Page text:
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Add one kilogram of lean muscle mass per month

Here's how I added 6kg of muscle in 6 months this year. I thought you might like to know!

How scientific should your approach to nutrition be?

Here's an article I wrote a while back which seems to have vanished from the site I submitted it to. Whatever, screw those guys I'll just post it here instead!

I'm a recent convert to the IIFYM aka "If It Fits Your Macros" theory on nutrition, which basically says you can eat whatever you want and still lose weight, as long as you end up at the appropriate amount of calories from proteins, fats and carbohydrates. With that being said, here's the article... starting... NOW.

Depending on your goals, you may or may not require a very thorough and scientific approach to nutrition and calorie counting.

Nutrition plays a big part in any fitness program, whether you are trying to burn some fat and get into a healthy weight range, or trying to gain weight and lean muscle mass. How complicated it has to be depends a lot on how specific your goal is, and what sort of time frame or deadline you have set in which to reach it.

For people who simply want to get into better shape, be more lean and become healthier, you can expect some results just by cutting out junk food, drinking water instead of soda and starting a basic exercise program with walking and perhaps some bodyweight resistance exercises. For people with more specific or more ambitious goals, a more thorough approach will be required.

As an example, if you want to look like a bikini model you need to eat like a bikini model, and if you want to look like a competitive bodybuilder you will need to eat (and train!) like a competitive bodybuilder.

As a personal trainer I often tell my clients; if you want to look better than average, you need better than average nutrition. If you want to look like a fitness model, you need virtually flawless nutrition. For many people who have more ordinary goals, it's sufficient to have just "good" nutritional habits from day to day, with the occasional treat or cheat meal when they really feel like it. Combined with an effective training program and some patience this is enough for most people to progress towards their goal of improved health and fitness.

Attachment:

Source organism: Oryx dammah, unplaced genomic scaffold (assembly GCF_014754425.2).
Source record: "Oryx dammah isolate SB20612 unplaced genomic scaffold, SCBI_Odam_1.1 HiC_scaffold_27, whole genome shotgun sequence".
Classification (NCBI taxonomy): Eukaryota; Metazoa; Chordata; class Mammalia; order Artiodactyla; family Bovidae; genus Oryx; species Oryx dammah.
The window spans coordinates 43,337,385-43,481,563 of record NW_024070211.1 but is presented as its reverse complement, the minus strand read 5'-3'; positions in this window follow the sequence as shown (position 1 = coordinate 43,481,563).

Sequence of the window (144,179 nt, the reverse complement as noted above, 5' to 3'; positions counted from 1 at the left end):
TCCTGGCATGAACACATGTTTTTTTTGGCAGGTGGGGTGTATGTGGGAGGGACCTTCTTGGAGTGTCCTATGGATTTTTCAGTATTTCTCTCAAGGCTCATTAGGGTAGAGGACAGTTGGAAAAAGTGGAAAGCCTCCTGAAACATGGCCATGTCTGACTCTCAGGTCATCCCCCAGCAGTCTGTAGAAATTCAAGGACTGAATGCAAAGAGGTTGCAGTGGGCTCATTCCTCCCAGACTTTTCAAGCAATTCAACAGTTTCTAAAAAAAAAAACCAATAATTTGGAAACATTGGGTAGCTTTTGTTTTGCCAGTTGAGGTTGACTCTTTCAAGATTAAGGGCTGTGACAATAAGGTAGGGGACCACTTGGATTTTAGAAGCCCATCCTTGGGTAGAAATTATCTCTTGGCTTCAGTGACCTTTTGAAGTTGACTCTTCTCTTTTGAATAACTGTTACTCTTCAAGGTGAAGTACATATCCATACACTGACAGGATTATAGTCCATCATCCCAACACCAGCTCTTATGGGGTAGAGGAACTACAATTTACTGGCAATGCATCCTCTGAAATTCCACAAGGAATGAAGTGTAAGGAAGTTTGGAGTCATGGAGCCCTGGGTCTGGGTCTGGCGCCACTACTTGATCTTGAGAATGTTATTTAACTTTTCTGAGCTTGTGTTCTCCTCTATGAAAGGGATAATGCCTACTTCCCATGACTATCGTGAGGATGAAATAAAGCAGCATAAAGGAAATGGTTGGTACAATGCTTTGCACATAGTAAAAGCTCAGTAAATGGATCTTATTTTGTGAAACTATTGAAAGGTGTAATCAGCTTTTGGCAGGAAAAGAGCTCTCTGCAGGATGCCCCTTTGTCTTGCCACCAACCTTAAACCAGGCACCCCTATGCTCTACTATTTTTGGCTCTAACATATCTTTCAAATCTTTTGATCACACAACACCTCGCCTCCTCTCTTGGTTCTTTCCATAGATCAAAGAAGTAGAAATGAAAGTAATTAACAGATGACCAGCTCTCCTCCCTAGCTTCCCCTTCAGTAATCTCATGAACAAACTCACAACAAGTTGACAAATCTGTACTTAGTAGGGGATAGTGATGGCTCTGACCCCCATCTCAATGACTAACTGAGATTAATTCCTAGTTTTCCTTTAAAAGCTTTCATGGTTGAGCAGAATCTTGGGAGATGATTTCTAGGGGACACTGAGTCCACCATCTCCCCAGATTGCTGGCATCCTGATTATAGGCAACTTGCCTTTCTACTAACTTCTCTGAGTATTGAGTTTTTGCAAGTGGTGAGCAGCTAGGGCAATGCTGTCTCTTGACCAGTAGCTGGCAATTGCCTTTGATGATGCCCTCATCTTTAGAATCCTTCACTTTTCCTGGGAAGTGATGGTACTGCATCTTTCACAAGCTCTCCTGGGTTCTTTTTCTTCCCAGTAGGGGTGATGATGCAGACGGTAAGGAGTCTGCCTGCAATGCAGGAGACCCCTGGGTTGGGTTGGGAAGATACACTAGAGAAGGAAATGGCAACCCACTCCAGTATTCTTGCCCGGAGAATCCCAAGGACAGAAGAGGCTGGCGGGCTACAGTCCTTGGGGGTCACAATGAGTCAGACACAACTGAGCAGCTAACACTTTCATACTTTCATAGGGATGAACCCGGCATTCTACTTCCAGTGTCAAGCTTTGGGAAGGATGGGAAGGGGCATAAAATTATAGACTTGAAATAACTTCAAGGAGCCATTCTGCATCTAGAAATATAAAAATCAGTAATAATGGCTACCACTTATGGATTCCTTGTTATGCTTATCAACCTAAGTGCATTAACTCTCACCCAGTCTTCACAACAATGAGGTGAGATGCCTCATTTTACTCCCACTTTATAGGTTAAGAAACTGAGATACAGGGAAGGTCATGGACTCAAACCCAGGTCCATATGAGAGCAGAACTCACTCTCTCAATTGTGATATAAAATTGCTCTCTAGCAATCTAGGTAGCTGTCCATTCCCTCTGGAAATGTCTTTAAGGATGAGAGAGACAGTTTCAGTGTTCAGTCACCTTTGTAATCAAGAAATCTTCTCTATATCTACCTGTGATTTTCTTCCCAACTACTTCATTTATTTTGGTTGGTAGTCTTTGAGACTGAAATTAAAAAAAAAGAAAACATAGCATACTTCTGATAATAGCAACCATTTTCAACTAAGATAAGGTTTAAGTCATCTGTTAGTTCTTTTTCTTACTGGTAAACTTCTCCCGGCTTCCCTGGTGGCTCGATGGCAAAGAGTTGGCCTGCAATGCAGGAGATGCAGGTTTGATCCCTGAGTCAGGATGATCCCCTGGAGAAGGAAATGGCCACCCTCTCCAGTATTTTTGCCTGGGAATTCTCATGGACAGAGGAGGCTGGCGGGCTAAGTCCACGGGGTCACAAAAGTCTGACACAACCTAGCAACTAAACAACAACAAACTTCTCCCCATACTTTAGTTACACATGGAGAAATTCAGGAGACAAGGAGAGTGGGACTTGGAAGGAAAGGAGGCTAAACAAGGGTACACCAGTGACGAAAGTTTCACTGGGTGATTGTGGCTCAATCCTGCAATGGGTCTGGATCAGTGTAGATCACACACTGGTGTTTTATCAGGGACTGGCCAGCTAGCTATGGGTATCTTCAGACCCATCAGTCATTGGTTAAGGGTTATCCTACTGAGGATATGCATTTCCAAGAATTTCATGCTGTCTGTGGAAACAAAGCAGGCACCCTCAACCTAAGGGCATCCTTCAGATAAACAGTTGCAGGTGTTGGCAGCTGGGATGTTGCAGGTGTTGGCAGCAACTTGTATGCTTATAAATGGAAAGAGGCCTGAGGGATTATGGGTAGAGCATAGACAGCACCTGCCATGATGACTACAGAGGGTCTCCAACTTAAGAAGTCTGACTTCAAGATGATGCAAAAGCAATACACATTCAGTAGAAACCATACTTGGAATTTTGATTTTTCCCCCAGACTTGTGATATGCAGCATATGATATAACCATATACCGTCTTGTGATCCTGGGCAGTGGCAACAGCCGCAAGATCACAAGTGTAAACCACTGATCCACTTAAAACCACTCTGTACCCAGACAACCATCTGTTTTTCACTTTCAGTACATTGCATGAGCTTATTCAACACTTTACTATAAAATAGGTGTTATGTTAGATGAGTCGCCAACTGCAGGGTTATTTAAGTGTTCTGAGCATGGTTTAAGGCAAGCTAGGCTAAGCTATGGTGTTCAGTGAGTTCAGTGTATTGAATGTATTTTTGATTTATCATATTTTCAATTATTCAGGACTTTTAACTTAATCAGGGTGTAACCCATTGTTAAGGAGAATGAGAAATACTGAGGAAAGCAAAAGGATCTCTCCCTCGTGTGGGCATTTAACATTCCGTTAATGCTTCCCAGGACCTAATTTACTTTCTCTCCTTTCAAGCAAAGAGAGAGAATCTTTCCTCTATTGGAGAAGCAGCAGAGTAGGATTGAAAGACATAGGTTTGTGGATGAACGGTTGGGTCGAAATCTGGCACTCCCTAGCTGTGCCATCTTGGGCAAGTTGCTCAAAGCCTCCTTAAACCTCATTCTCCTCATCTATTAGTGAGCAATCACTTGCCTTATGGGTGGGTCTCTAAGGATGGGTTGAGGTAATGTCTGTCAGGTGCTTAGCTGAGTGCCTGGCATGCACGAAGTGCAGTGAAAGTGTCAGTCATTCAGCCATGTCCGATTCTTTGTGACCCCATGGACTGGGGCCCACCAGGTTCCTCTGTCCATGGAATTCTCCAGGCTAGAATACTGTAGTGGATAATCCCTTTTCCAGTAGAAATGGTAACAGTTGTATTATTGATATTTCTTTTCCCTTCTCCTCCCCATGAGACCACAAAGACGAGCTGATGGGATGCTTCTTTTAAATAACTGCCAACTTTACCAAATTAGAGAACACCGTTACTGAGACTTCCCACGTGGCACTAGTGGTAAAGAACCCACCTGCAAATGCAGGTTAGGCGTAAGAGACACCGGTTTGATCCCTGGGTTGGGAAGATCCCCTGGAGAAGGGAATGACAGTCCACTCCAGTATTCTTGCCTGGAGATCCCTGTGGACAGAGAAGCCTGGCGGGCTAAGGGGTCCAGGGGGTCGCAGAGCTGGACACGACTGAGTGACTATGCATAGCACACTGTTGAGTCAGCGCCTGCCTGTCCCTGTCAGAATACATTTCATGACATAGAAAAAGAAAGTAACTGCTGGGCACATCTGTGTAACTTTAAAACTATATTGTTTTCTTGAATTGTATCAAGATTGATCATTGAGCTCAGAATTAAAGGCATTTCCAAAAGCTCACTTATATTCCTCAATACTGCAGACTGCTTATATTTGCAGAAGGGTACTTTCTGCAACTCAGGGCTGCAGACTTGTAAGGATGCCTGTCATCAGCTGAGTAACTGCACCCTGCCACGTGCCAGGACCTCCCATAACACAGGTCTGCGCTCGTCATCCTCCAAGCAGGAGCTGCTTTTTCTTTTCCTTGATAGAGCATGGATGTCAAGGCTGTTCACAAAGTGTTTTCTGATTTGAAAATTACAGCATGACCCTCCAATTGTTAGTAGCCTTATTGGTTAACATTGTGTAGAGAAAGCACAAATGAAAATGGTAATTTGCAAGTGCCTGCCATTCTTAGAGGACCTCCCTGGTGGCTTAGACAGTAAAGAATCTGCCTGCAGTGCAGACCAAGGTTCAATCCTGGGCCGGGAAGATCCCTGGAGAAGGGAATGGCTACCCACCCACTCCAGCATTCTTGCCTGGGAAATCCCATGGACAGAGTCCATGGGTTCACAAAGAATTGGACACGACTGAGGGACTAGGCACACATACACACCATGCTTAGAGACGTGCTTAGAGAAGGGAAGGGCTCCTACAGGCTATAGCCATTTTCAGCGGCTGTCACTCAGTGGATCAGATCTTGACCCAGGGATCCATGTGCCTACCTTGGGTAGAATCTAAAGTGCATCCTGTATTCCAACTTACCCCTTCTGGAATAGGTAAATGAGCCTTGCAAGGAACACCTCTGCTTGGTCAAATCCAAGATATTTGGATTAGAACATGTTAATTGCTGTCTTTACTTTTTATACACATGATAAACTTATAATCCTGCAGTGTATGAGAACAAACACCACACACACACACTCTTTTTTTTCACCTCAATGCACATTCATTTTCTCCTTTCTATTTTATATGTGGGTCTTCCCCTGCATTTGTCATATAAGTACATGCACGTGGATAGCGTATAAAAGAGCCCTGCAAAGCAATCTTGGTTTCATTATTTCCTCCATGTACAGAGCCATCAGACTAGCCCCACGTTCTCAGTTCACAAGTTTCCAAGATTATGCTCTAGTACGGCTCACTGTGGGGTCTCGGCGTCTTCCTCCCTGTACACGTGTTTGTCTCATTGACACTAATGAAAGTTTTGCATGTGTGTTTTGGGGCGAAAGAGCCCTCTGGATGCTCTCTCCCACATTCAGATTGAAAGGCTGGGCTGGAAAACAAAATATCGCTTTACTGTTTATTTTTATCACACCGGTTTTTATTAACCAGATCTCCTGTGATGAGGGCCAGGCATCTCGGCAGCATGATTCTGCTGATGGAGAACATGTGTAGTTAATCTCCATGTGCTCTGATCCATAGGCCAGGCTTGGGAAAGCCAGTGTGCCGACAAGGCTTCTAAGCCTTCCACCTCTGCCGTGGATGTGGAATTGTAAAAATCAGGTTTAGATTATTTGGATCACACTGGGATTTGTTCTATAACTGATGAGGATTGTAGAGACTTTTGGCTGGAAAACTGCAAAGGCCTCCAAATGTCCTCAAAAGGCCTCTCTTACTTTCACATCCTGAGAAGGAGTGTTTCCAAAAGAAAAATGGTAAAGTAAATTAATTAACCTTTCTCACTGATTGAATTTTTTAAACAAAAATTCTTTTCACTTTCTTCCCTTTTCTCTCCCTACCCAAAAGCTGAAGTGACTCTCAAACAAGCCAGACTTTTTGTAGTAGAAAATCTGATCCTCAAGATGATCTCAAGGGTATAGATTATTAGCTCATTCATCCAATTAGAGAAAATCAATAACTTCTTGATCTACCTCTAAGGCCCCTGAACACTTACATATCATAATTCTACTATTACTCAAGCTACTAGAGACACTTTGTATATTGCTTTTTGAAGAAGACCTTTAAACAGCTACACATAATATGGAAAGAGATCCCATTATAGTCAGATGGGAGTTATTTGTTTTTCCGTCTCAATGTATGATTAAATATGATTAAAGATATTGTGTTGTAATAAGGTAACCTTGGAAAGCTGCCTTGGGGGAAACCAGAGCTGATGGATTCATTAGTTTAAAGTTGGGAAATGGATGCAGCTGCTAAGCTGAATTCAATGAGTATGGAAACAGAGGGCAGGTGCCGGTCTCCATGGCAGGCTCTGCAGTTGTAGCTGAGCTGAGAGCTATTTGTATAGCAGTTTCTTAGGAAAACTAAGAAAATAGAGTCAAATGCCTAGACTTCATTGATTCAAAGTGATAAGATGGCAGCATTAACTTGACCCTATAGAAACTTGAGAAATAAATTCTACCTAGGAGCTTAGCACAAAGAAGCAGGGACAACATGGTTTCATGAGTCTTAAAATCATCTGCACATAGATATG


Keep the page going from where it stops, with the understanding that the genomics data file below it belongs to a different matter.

So before we continue I'll just reinforce the previous point, it is not always necessary for the average person to have highly strict and restrictive eating habits in order to achieve some results from a fitness program. However, those with more lofty ambitions or those who have reached a plateau where results seem to have become fewer and further between may need to look closer at their nutrition and develop a plan specific to their goal.

Whenever I am asked for advice from someone who feels like their progress has stalled, one of the first questions I ask will be "what is your daily calorie intake?". More often than not, they will not be able to answer this question, or even know what their daily target of calories should be. Most people feel that because they are working so hard in the gym or on the track they have earned the results that they desire, but without knowing your current intake of calories and being able to compare it to your required amounts, how can you really have any strong expectation of the specific results you should achieve? When you have a specific goal and time frame in mind, nutrition really is just as important, if not more important than exercise alone.

For these people it is not enough just to train hard - they need to take a very scientific and mathematical approach to nutrition. It is necessary to know the required amount of calories, and make sure their actual intake of calories is correct. This can be determined by calculating a maintenance level of calories and adding or subtracting depending on your goal (ie weight loss or weight gain). It's important to keep in mind, if the daily calorie intake is too low the body will attempt to store and conserve as much energy as possible, which makes it very difficult to achieve any fat loss regardless of how hard you might be training.

Having determined our maintenance and target levels of daily calories, we also need to ensure that the ratio of calories from protein, carbohydrates and fats is correct as well. Further to this, we should be concerned with the ratio of saturated to unsaturated fats, sugars to other carbohydrates, and the amount of dietary fibre consumed daily.

Every person is a unique individual and will achieve their best results from a different ratio, but taking 40% of calories from protein and 30% each from carbohydrates and fats is a good place to start. If necessary, each individual can experiment with slightly higher or lower carbs than fats and decide on which ratio works best for them.